NUMERICAL SIMULATIONS OF FAST CRACK-GROWTH IN BRITTLE SOLIDS
Additional Document Info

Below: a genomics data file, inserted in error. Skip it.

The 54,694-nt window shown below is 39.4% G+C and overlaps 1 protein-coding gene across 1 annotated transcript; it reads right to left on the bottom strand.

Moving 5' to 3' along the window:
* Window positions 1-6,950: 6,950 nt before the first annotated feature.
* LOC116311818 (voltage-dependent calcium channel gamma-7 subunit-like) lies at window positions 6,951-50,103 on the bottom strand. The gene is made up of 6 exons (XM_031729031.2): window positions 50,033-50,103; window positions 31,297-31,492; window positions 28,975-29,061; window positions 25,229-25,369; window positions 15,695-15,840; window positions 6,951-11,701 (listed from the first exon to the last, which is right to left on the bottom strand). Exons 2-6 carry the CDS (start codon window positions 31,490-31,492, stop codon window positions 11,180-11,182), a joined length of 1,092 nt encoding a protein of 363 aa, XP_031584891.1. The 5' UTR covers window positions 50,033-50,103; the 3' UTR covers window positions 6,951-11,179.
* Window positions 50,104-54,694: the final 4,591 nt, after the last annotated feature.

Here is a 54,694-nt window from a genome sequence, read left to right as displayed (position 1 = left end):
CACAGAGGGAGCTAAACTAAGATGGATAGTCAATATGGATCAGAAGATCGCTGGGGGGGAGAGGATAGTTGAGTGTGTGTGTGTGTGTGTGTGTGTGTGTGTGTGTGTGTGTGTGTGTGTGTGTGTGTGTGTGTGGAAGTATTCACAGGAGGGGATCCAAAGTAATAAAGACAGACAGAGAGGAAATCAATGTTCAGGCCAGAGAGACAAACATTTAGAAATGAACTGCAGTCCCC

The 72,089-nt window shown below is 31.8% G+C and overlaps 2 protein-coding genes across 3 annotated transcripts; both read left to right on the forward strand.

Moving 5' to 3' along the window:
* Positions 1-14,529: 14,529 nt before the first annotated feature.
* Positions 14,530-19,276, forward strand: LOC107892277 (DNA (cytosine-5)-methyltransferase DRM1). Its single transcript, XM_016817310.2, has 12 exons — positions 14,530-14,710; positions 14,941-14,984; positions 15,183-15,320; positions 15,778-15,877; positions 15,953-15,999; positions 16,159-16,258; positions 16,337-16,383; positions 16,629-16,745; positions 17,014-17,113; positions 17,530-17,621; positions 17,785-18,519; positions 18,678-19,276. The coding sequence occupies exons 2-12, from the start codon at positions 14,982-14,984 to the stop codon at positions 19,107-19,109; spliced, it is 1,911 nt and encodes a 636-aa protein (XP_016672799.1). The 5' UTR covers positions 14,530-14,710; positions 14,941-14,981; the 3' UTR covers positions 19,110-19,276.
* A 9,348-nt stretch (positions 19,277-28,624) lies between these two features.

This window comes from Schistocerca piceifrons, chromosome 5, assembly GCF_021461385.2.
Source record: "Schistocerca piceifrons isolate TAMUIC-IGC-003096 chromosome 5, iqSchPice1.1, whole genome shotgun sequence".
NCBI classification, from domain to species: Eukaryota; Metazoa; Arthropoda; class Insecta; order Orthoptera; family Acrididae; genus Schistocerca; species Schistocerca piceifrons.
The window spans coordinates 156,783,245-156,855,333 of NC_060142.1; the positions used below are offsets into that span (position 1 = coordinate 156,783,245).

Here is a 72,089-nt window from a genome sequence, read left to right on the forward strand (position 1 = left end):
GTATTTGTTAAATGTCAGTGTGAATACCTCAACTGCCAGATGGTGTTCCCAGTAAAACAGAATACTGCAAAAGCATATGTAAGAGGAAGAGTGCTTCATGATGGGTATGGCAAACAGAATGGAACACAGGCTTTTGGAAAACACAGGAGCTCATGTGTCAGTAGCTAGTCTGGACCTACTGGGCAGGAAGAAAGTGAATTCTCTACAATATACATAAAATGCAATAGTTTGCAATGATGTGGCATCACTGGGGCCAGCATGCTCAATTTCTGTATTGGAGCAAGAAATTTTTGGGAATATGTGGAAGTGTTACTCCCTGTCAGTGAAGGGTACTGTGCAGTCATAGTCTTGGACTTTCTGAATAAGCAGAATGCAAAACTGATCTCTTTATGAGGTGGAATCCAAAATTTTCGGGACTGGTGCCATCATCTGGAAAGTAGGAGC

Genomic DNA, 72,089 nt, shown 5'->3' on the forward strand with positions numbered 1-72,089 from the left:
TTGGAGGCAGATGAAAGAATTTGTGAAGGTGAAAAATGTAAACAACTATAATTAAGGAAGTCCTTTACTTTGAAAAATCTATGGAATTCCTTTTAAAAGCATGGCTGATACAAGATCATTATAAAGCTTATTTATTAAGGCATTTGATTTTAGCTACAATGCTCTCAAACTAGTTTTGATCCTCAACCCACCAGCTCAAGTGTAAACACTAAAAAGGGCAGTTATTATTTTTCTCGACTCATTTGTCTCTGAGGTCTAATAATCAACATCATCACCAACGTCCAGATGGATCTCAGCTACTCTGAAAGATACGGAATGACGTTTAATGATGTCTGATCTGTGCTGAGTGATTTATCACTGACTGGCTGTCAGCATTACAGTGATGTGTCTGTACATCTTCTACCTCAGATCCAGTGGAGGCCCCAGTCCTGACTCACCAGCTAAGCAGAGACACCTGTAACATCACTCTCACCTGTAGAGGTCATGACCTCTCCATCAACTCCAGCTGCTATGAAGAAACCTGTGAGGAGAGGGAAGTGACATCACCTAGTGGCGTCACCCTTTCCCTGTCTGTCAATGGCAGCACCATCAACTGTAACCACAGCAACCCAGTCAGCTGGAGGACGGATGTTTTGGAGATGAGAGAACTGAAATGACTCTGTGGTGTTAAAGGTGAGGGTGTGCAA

Dynamic crack growth is analysed numerically for a plane strain block with an initial central crack subject to tensile loading. The continuum is characterized by a material constitutive law that relates stress and strain, and by a relation between the tractions and displacement jumps across a specified set of cohesive surfaces. The material constitutive relation is that of an isotropic hyperelastic solid. The cohesive surface constitutive relation allows for the creation of new free surface and dimensional considerations introduce a characteristic length into the formulation. Full transient analyses are carried out. Crack branching emerges as a natural outcome of the initial-boundary value problem solution, without any ad hoc assumption regarding branching criteria. Coarse mesh calculations are used to explore various qualitative features such as the effect of impact velocity on crack branching, and the effect of an inhomogeneity in strength, as in crack growth along or up to an interface. The effect of cohesive surface orientation on crack path is also explored, and for a range of orientations zigzag crack growth precedes crack branching. Finer mesh calculations are carried out where crack growth is confined to the initial crack plane. The crack accelerates and then grows at a constant speed that, for high impact velocities, can exceed the Rayleigh wave speed. This is due to the finite strength of the cohesive surfaces. A fine mesh calculation is also carried out where the path of crack growth is not constrained. The crack speed reaches about 45% of the Rayleigh wave speed, then the crack speed begins to oscillate and crack branching at an angle of about 29 from the initial crack plane occurs. The numerical results are at least qualitatively in accord with a wide variety of experimental observations on fast crack growth in brittle solids. 1994.